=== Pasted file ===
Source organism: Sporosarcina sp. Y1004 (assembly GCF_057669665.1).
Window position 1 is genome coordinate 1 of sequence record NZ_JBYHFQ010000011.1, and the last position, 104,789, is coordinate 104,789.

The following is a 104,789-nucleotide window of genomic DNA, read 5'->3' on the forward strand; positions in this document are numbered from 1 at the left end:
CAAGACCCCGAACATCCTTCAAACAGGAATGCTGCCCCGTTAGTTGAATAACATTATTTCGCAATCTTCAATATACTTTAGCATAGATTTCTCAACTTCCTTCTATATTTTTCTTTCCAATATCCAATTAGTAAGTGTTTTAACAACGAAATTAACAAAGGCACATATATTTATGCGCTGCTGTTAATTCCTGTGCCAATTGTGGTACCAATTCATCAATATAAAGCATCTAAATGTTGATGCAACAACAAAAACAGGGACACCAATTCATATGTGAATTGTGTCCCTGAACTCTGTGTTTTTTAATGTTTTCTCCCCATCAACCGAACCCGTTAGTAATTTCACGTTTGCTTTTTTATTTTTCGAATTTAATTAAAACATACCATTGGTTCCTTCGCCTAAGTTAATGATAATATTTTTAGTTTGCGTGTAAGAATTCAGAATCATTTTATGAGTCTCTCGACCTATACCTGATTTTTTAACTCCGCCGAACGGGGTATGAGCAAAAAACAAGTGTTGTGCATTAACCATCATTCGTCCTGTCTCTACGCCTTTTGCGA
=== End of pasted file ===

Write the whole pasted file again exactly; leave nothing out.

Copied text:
Source organism: Sporosarcina sp. Y1004 (assembly GCF_057669665.1).
Window position 1 is genome coordinate 1 of sequence record NZ_JBYHFQ010000011.1, and the last position, 104,789, is coordinate 104,789.

The following is a 104,789-nucleotide window of genomic DNA, read 5'->3' on the forward strand; positions in this document are numbered from 1 at the left end:
CAAGACCCCGAACATCCTTCAAACAGGAATGCTGCCCCGTTAGTTGAATAACATTATTTCGCAATCTTCAATATACTTTAGCATAGATTTCTCAACTTCCTTCTATATTTTTCTTTCCAATATCCAATTAGTAAGTGTTTTAACAACGAAATTAACAAAGGCACATATATTTATGCGCTGCTGTTAATTCCTGTGCCAATTGTGGTACCAATTCATCAATATAAAGCATCTAAATGTTGATGCAACAACAAAAACAGGGACACCAATTCATATGTGAATTGTGTCCCTGAACTCTGTGTTTTTTAATGTTTTCTCCCCATCAACCGAACCCGTTAGTAATTTCACGTTTGCTTTTTTATTTTTCGAATTTAATTAAAACATACCATTGGTTCCTTCGCCTAAGTTAATGATAATATTTTTAGTTTGCGTGTAAGAATTCAGAATCATTTTATGAGTCTCTCGACCTATACCTGATTTTTTAACTCCGCCGAACGGGGTATGAGCAAAAAACAAGTGTTGTGCATTAACCATCATTCGTCCTGTCTCTACGCCTTTTGCGA